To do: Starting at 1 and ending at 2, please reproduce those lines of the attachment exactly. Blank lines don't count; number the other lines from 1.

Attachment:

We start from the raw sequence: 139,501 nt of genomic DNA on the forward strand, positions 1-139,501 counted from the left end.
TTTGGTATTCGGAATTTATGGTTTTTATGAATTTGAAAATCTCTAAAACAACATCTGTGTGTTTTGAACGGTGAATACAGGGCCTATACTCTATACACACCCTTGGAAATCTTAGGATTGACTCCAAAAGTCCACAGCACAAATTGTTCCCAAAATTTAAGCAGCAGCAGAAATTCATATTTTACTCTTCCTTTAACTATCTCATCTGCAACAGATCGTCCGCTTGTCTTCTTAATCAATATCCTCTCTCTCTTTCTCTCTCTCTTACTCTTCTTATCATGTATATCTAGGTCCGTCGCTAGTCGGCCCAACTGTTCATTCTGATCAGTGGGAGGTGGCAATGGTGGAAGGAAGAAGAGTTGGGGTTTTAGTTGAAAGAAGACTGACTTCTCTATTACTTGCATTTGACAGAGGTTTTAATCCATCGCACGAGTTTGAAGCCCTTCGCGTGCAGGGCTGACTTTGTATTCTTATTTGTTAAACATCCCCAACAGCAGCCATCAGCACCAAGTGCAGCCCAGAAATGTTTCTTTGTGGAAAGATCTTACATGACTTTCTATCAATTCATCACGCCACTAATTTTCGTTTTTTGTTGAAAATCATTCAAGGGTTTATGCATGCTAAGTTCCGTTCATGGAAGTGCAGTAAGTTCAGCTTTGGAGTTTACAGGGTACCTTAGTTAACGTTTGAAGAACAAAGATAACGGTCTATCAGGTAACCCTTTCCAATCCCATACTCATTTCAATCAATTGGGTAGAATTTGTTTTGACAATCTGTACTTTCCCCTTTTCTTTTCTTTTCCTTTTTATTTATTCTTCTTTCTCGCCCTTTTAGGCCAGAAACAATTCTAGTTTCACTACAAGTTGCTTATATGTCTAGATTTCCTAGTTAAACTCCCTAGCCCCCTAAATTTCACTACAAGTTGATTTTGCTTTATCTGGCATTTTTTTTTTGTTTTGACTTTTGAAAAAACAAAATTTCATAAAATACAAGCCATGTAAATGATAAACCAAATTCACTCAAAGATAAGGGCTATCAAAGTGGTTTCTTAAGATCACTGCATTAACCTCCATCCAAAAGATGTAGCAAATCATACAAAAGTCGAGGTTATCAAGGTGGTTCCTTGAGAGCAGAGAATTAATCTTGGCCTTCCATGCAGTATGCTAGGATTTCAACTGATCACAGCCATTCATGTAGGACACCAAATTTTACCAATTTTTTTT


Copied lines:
We start from the raw sequence: 139,501 nt of genomic DNA on the forward strand, positions 1-139,501 counted from the left end.
TTTGGTATTCGGAATTTATGGTTTTTATGAATTTGAAAATCTCTAAAACAACATCTGTGTGTTTTGAACGGTGAATACAGGGCCTATACTCTATACACACCCTTGGAAATCTTAGGATTGACTCCAAAAGTCCACAGCACAAATTGTTCCCAAAATTTAAGCAGCAGCAGAAATTCATATTTTACTCTTCCTTTAACTATCTCATCTGCAACAGATCGTCCGCTTGTCTTCTTAATCAATATCCTCTCTCTCTTTCTCTCTCTCTTACTCTTCTTATCATGTATATCTAGGTCCGTCGCTAGTCGGCCCAACTGTTCATTCTGATCAGTGGGAGGTGGCAATGGTGGAAGGAAGAAGAGTTGGGGTTTTAGTTGAAAGAAGACTGACTTCTCTATTACTTGCATTTGACAGAGGTTTTAATCCATCGCACGAGTTTGAAGCCCTTCGCGTGCAGGGCTGACTTTGTATTCTTATTTGTTAAACATCCCCAACAGCAGCCATCAGCACCAAGTGCAGCCCAGAAATGTTTCTTTGTGGAAAGATCTTACATGACTTTCTATCAATTCATCACGCCACTAATTTTCGTTTTTTGTTGAAAATCATTCAAGGGTTTATGCATGCTAAGTTCCGTTCATGGAAGTGCAGTAAGTTCAGCTTTGGAGTTTACAGGGTACCTTAGTTAACGTTTGAAGAACAAAGATAACGGTCTATCAGGTAACCCTTTCCAATCCCATACTCATTTCAATCAATTGGGTAGAATTTGTTTTGACAATCTGTACTTTCCCCTTTTCTTTTCTTTTCCTTTTTATTTATTCTTCTTTCTCGCCCTTTTAGGCCAGAAACAATTCTAGTTTCACTACAAGTTGCTTATATGTCTAGATTTCCTAGTTAAACTCCCTAGCCCCCTAAATTTCACTACAAGTTGATTTTGCTTTATCTGGCATTTTTTTTTTGTTTTGACTTTTGAAAAAACAAAATTTCATAAAATACAAGCCATGTAAATGATAAACCAAATTCACTCAAAGATAAGGGCTATCAAAGTGGTTTCTTAAGATCACTGCATTAACCTCCATCCAAAAGATGTAGCAAATCATACAAAAGTCGAGGTTATCAAGGTGGTTCCTTGAGAGCAGAGAATTAATCTTGGCCTTCCATGCAGTATGCTAGGATTTCAACTGATCACAGCCATTCATGTAGGACACCAAATTTTACCAATTTTTTTT